Ice causes mishaps on county highways

Lack of real snowfall didn’t matter to Kitsap County drivers last weekend, at least when it came to their abilities to stay on the road .

The State Patrol responded to more than 80 accidents countywide on Saturday and Sunday.

Although the vast majority were relatively minor — mostly spinouts and fender-benders — nearly all were due to weather conditions.

Although few neighborhoods got more than a light dusting of snow, much of the precipitation ended up on the roads and eventually turned into a slushy, icy mess.

“It was ice that caused the problems,” said State Patrol spokesman Trooper Glen Tyrrell. “We got nothing (in the way of snow).”

Slippery conditions on State Route 16 caused three major accidents in South Kitsap Saturday and Sunday.

On Sunday just after midnight, a light-colored Ford Bronco rammed the back of a Mitsubishi Eclipse, totaling the car. The Eclipse had hit a slick patch and the driver was attempting to slow down when it got hit. Although the driver of the car wasn’t injured, the passenger had to be transported to Harrison Hospital for treatment.

The Bronco fled the scene after the accident, and police are still trying to locate the unknown driver. Tyrrell encourages anyone with information on the incident to call State Patrol at 478-4646.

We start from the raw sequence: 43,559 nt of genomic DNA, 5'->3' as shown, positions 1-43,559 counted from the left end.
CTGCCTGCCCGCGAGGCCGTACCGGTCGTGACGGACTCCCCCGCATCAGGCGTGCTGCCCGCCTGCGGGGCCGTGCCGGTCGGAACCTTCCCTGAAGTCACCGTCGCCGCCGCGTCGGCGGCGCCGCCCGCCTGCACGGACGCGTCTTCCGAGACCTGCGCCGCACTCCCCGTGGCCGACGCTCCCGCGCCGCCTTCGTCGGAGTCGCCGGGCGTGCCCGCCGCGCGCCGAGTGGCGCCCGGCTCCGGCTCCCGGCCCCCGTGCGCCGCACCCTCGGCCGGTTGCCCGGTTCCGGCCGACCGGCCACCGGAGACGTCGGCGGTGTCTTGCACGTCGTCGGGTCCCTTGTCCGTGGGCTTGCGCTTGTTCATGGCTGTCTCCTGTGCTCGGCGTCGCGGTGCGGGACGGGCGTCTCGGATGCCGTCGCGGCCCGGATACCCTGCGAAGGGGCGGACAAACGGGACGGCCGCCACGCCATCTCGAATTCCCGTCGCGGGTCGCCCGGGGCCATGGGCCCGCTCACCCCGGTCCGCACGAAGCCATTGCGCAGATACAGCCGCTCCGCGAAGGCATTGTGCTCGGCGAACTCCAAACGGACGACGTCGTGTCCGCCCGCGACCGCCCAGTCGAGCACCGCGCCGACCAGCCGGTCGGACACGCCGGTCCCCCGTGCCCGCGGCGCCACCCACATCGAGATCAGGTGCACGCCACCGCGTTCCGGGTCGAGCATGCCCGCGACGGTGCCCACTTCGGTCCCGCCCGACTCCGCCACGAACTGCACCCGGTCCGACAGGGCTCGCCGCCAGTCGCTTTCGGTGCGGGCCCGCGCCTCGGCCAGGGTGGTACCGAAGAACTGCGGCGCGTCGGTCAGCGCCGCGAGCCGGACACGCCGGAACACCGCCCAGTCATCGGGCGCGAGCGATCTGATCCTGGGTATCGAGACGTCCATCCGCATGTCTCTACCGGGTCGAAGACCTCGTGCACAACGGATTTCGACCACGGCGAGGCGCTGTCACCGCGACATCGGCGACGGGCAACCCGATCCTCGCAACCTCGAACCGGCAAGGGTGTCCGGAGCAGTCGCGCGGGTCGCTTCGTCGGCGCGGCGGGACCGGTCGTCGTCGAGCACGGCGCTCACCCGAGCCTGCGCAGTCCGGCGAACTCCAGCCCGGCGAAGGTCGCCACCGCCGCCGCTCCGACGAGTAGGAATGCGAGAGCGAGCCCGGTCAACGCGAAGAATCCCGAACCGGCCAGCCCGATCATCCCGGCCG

Two rollover accidents on Saturday happened only 11 minutes apart and within one mile of each other on SR 16.

The first occurred at 10:30 a.m. A woman was driving her van eastbound near the Mullenix Road interchange when she went off the road. The van did a 180-degree turn as it rolled and ended up landing on its wheels facing westbound. The woman, who had been wearing her seatbelt, was taken to the Naval Hospital.

A little more than 10 minutes later, a man traveling eastbound in a pickup truck just east of the Sedgwick interchange rolled into the median. His truck also landed on its wheels. The man was taken to Harrison Hospital — he had also been wearing his seatbelts.

The various hospitals would not release information on any of the injured parties.

“It’s weird to have two rollovers like that,” Tyrrell said.

He said rollover accidents are largely the result the car hitting the soft shoulder at a relatively high speed — 50 mph is enough to do it.

“Once you get sideways (off the road), your tires plant in the soft shoulder and your top keeps going,” Tyrrell said.

He added that most of the accident reports the State Patrol responded to were of cars in ditches.

Tyrrell said much of the highway system in South Kitsap is heavily treed and therefore does not get much sun. Ice and slick spots can remain on those roads long after the roads are dry elsewhere in the county.

He also said overpasses develop ice faster than other parts of the roadway because the bridges are not insulated.

“All the elevated structures are the first to go,” Tyrrell said.

He emphasized that drivers need to slow down and increase their following distance when the weather is bad, or even when it looks bad. By Monday morning, he said, it looked like people were finally in the habit of driving more cautiously, even though the storms had passed.

“People were doing a really good job,” Tyrrell said.

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